Monday, August 26, 2013

Trust

While walking my dog the other day, I thought about how I've been blessed to be surrounded by kind people. My parents. Teachers I had. My husband. My kids. My friends. My brother (both now and growing up). Even my mother-in-law (some folks seem to really strike out in this department by the sound of it). So when I hear stories, particularly stories involving kids and teens, about people who are not surrounded by kind people, my heart dies a little.

Sixteen school-years ago, I began teaching English at a large suburban high school. I no longer teach there, but on that first day of teacher workshops sixteen school-years ago, the principal spoke to us. And one thing he said has stuck with me all these years. He said that if each student had one adult in the building who they trusted and felt connected to, the chances of that student's success increased dramatically. I'm sure he had all kinds of charts and graphs and statistics and evidence to support his statement, but I was still here:

Each student.
Trust.
One adult.

You mean, that's all it takes to increase the success of today's students, those who become tomorrow's adults? Each student just needs one adult in the building they trust? Wow. Supportive parents, a wealthy school district, low-crime areas, healthy meals, enough sleep -- these things help beyond measure -- but if a kid or teen doesn't have those things (or other really helpful things), all they need is to trust one adult in their school building.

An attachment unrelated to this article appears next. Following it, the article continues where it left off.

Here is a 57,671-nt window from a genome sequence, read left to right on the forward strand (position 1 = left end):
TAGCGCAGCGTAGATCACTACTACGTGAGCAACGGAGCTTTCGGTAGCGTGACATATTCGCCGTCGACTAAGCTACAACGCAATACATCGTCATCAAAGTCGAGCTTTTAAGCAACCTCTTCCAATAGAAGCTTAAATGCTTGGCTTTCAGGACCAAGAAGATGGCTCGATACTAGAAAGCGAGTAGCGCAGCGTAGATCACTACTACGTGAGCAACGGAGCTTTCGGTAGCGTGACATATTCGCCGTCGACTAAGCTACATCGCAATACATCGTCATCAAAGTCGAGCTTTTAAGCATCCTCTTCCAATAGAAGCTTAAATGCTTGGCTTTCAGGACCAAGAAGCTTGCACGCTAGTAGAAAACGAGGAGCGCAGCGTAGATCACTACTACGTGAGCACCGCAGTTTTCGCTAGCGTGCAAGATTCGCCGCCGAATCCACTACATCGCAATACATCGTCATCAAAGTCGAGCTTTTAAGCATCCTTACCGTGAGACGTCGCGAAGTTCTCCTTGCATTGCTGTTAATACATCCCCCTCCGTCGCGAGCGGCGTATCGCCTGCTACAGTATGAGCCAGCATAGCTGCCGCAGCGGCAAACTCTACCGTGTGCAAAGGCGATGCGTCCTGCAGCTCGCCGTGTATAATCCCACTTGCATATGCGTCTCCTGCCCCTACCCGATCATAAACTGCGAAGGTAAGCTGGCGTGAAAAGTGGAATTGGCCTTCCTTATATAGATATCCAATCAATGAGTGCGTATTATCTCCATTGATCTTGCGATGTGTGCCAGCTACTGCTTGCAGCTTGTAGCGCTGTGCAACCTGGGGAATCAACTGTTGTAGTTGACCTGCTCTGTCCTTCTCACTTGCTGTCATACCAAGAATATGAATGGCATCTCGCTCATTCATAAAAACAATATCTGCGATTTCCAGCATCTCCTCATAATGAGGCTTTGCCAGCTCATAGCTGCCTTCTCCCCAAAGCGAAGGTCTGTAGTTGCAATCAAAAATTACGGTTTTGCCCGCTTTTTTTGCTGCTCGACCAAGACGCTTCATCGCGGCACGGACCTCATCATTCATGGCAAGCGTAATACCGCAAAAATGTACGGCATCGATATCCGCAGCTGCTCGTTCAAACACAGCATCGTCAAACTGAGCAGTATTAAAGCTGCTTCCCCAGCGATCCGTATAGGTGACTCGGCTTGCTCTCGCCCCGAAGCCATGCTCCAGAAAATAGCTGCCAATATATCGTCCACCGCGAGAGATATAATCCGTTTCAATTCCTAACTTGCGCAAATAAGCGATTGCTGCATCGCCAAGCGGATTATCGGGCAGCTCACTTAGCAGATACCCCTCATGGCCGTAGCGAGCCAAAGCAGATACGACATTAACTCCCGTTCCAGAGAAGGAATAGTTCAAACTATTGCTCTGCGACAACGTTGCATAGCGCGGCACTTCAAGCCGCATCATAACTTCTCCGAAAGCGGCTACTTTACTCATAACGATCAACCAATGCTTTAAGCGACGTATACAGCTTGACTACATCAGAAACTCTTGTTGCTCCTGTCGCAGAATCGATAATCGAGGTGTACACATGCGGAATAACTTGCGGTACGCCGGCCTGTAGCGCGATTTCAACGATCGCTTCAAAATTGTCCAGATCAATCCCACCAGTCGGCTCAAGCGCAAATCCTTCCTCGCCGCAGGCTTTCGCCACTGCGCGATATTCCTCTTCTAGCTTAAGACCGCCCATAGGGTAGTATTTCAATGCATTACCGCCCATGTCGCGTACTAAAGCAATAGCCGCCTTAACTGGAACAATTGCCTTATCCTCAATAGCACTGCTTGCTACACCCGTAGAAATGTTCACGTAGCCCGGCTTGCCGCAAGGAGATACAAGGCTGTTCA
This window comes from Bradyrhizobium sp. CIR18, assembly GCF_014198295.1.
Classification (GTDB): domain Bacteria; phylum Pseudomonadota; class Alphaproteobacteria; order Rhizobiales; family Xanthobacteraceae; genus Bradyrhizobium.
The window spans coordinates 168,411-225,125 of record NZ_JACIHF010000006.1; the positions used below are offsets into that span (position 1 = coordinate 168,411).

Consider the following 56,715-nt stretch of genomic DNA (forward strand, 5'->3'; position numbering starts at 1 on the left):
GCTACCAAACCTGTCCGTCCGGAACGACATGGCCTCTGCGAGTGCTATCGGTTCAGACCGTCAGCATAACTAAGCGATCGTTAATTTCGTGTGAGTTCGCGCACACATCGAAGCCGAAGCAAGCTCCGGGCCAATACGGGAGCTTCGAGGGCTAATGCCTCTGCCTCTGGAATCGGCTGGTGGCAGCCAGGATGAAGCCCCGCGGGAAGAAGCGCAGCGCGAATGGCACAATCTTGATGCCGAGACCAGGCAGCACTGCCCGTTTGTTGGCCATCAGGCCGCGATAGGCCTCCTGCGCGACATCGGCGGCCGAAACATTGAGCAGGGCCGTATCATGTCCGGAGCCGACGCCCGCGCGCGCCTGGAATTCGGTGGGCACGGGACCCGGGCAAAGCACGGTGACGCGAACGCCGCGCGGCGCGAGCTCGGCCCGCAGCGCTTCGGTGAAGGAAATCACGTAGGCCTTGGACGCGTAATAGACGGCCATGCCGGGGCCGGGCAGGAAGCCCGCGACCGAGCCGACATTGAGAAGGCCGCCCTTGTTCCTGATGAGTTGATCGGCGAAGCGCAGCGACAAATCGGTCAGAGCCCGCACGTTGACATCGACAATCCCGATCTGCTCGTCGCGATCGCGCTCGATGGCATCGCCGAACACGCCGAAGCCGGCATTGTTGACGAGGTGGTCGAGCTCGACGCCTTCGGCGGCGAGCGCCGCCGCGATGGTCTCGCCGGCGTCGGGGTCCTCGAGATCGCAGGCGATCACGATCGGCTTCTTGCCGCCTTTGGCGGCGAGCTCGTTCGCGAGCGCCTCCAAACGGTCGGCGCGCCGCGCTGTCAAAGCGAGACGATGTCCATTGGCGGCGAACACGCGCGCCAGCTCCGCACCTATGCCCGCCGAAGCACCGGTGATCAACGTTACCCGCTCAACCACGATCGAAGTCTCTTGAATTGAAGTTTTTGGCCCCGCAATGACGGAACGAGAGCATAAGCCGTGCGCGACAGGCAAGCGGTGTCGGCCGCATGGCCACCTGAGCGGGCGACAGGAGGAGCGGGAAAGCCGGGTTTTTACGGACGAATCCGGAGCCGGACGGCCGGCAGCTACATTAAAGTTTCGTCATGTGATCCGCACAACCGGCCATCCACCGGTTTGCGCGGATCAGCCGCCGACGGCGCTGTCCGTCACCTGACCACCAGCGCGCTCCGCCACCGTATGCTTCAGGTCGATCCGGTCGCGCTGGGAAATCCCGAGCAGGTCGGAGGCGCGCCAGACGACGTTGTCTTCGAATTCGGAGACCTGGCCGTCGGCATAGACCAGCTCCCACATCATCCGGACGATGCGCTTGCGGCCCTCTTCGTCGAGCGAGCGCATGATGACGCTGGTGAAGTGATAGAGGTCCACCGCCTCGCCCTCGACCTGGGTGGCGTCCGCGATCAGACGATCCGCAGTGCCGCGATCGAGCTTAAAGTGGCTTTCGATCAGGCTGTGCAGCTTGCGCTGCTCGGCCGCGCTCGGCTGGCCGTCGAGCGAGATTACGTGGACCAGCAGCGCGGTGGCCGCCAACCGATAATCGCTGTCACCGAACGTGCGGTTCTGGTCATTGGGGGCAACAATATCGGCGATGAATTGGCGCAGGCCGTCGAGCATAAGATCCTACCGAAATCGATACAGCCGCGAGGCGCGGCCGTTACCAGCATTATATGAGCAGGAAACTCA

And I think the trust starts with kindness and builds from there.

16 comments:

  1. Awesome that it stuck with you. And yes, you can't have trust without kindness.

    ReplyDelete
  2. What an insightful philosophy for a principal to have, and encourage in his or her staff!

    ReplyDelete
  3. I start at my new school on Tuesday. Taking this with me. I believe it with every fibre of my being. Thanks for giving me the words to share what I know to be true!

    ReplyDelete
  4. It's hard to think that some kids don't have an adult they could trust. Thanks for sharing this, it puts a new perspective on how I need to relate to the teenagers I interact with.

    ReplyDelete
  5. I wish I had worked for that principal. I'll bet a lot of kids trusted him.

    ReplyDelete
  6. What an inspiring thought! And what a great principal. Thanks for sharing this with us, Barbara.

    ReplyDelete
  7. Carolina_Valdez_MillerAugust 27, 2013 at 10:06 AM

    This seems particularly poignant after the whole VMA debacle. My heart breaks for those who have no proper guidance or support in their lives. I was a lost girl, Barbara. But always, through it all, I had my mom who loved me and treasured me. I know that has made all the difference. It only takes one. I love this.

    ReplyDelete
  8. What a great quote! Thanks for sharing Barbara!

    ReplyDelete
  9. Wow. I got chills reading that. It really gives a new perspective. Thanks so much for sharing.

    ReplyDelete
  10. How important that is, but I never realized the essence of it until this post. Thanks Barbara!

    ReplyDelete
  11. A great thing to remember. I'm a former teacher, but it works out of the classroom as well. One person to trust can make all the difference.

    ReplyDelete
  12. I realized I need to do several things before impossible. I also work in the school. thanks for your article

    ReplyDelete
  13. It's very interesting. What a great quote! Thanks for sharing Barbara!

    ReplyDelete
  14. Trust is the most important thing in a relationship, right? I think trust is a prerequisite for all problem

    ReplyDelete
  15. The trust and what we can do for their lives and their relationships better.

    ReplyDelete